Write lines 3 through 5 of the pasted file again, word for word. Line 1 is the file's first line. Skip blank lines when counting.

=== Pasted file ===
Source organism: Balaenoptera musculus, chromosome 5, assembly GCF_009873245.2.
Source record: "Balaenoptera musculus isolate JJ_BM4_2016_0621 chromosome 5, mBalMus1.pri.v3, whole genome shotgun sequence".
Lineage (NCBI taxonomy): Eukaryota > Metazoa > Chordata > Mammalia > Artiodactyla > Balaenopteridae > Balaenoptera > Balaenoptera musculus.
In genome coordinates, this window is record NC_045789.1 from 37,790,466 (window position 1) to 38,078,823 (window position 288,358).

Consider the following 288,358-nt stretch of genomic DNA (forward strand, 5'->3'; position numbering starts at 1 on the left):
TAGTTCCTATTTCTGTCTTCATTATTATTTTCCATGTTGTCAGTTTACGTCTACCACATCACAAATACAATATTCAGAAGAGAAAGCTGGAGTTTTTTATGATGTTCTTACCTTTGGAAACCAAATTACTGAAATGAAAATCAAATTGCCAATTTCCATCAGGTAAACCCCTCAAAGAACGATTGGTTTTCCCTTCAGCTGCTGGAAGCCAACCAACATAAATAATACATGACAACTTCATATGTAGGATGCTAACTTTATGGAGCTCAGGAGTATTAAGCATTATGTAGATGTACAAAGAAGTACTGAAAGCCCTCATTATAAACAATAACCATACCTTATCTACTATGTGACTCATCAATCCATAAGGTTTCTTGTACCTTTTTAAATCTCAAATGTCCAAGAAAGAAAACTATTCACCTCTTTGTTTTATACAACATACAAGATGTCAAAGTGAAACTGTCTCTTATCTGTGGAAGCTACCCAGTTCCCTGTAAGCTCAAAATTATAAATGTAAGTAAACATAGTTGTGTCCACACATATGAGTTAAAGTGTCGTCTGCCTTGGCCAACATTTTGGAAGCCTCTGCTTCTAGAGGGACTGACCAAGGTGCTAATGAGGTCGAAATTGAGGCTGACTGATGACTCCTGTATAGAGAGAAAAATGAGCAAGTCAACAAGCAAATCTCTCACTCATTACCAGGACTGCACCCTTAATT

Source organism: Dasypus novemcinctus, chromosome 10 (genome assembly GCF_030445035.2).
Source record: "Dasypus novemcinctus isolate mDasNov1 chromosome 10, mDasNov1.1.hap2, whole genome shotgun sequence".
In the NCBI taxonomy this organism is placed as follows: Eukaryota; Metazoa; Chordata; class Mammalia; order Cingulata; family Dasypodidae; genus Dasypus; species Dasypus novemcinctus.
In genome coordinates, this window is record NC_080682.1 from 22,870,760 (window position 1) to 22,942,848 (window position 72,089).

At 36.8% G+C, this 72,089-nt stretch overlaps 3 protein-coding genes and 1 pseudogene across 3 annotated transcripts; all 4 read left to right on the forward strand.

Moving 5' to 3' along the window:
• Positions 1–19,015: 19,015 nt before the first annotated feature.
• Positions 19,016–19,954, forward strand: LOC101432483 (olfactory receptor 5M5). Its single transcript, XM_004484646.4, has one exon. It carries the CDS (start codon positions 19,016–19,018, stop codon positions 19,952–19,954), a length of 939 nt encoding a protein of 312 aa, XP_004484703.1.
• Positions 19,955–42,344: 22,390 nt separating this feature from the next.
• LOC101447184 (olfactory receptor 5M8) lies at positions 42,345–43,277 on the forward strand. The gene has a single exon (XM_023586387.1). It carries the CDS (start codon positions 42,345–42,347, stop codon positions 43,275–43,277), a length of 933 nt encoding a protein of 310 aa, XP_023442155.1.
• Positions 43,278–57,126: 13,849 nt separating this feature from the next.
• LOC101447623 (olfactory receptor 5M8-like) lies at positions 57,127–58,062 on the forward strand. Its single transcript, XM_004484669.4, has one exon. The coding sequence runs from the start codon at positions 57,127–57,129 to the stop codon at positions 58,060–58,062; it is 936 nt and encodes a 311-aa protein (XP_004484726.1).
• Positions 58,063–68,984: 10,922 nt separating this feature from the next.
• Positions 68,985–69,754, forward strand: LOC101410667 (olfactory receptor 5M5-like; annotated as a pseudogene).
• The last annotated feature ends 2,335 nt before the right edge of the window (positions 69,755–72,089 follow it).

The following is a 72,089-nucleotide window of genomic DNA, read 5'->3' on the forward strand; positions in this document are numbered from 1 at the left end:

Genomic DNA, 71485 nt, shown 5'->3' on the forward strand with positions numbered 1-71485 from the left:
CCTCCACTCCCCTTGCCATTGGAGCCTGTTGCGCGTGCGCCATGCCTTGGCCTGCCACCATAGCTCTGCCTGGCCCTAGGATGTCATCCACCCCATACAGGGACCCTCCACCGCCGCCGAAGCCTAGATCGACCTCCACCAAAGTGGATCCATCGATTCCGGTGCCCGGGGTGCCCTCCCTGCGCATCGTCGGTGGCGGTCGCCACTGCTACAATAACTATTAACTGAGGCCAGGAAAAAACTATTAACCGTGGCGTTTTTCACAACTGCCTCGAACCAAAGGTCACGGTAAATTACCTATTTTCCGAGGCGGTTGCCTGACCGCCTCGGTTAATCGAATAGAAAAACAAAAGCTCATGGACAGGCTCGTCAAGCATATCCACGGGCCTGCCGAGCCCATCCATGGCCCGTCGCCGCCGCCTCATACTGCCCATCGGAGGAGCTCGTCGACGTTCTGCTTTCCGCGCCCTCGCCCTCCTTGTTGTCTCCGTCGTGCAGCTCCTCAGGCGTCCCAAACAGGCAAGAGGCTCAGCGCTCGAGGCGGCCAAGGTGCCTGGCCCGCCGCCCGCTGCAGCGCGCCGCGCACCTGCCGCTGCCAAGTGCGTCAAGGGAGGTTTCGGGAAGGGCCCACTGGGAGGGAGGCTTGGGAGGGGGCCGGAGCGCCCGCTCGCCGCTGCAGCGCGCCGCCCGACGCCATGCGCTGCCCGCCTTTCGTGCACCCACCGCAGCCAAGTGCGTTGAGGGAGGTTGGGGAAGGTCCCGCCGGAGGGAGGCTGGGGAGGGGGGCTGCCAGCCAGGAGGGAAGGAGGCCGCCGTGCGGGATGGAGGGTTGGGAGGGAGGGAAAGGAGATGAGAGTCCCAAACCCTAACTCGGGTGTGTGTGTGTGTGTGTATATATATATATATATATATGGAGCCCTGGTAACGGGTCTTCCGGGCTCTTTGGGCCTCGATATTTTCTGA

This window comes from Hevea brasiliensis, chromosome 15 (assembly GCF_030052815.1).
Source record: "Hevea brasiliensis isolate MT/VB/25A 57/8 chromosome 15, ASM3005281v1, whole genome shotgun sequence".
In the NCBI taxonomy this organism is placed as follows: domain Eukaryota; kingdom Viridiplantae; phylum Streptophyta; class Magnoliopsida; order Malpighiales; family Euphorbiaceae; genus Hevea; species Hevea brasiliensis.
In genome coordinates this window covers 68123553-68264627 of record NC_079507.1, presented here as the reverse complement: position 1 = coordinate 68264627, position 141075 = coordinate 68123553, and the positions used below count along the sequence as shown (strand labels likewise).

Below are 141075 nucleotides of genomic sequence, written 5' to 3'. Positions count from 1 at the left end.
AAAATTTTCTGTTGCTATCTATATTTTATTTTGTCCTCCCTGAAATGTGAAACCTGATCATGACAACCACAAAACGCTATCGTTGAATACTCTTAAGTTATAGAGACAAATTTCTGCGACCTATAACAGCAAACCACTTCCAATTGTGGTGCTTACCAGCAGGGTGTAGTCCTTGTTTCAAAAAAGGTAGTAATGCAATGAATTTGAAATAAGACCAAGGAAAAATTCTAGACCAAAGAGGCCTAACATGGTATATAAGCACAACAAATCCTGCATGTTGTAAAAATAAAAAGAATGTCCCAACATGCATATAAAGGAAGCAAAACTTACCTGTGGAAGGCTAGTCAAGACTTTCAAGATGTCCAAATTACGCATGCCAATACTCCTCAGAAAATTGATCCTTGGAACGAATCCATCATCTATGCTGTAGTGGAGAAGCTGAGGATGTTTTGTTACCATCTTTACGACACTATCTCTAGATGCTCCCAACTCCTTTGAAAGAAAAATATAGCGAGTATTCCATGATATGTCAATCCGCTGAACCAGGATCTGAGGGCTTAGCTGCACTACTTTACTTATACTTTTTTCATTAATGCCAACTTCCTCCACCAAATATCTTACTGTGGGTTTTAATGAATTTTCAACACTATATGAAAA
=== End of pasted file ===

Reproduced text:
Lineage (NCBI taxonomy): Eukaryota > Metazoa > Chordata > Mammalia > Artiodactyla > Balaenopteridae > Balaenoptera > Balaenoptera musculus.
In genome coordinates, this window is record NC_045789.1 from 37,790,466 (window position 1) to 38,078,823 (window position 288,358).

Consider the following 288,358-nt stretch of genomic DNA (forward strand, 5'->3'; position numbering starts at 1 on the left):